Friday, February 1, 2013


I’ve had many heroes in my life.  My brother has always been a hero.  I wanted to be like him.  I played football because he did.  I chose to the same college he did and went into education just as he had.  Later in life, I understood that my dad was a hero.  I grew into that realization gradually.  I came to understand that he influenced me in more ways than I can imagine and one of my biggest heartaches is that I never got to tell him. 

It wasn’t so much in what my dad said to me or did with me.  To be honest, I can’t remember if he and I had any lengthy conversations about life, the future, or any of the ‘great’ questions.  He was a quiet guy who loved to laugh.  Boy, did he work hard!  Ten mouths to feed, to clothe and to put through school.  I never, ever heard him complain.  He accepted his life, loved us and went about living.

I coached a basketball player by the name of Dale.  He was, by any measure, a very good player.  He led the conference in scoring and rebounding and ended up with a full ride at a Midwestern university.  He was named Captain as a sophomore, unheard of in that era and the first underclassman given that honor in that school’s history.  My varsity and my coaches and I would sit in the stands and watch the junior varsity team play, and I remember one game where Dale came up to me and asked if he could speak to me.  He apologized for his “poor play” the game previous.  As I recall, it wasn’t necessarily a “Dale kind of game”, but still, double-digits in scoring and rebounding and we won.  He said there was a little kid who had come up to him and asked him for his autograph.  Dale felt uncomfortable, but gave it to him and then the kid said, “I want to be just like you when I grow up!”  Dale was taken aback by that.  He said, “I didn’t know kids watched me that closely.”  He didn’t think he was a “good enough role model for them.”  Pretty deep for a senior in high school.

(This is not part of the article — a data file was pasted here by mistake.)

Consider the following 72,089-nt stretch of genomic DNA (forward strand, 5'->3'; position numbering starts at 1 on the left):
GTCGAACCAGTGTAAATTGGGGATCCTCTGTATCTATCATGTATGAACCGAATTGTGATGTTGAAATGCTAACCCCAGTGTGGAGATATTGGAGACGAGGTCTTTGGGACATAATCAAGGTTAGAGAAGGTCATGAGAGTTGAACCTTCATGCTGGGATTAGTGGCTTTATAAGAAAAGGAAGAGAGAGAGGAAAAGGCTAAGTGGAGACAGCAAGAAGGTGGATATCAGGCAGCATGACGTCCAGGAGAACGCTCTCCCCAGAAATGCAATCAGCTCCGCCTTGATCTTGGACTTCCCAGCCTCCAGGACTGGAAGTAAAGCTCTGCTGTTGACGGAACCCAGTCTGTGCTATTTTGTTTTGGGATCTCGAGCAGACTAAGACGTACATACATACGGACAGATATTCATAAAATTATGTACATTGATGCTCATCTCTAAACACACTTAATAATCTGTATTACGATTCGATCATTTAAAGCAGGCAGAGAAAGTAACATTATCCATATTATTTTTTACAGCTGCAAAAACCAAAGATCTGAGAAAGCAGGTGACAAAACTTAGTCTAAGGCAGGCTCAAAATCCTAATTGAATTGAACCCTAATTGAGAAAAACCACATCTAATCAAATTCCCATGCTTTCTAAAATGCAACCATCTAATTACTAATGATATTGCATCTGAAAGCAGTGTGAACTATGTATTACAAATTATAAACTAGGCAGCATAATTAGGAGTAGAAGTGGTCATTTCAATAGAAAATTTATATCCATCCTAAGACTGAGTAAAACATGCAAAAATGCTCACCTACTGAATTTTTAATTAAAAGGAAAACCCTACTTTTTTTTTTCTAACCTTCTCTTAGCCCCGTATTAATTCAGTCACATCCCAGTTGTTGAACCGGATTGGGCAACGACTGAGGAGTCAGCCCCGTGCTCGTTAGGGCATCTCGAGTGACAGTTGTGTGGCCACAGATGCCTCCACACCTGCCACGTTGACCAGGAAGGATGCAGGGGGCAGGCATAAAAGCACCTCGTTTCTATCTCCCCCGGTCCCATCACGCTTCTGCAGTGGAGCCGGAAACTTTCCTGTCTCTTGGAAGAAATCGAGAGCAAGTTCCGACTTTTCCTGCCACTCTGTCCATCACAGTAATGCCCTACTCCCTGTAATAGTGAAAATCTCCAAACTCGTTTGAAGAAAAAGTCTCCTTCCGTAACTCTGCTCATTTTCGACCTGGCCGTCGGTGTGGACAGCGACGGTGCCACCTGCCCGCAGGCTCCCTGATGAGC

I remember Charles Barkley stating that he “wasn’t a role model.”  Unfortunately, anytime we step out in front of someone, we risk accepting that title.  Teachers in front of their students.  Coaches in front of their players.  Parents in front of their children.  Whether we like it or not, whether we accept it or not, each of us has the potential to be a role model, and a hero, to someone.  Perhaps we need to be more closely aware of our actions, our words, and in some cases, our inactions and our lack of words.  We never know who is watching and we never know who might see us as a role model or a hero.

Live Your Life, and Make A Difference! 

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Thank you for your comment. I welcome your thought. Joe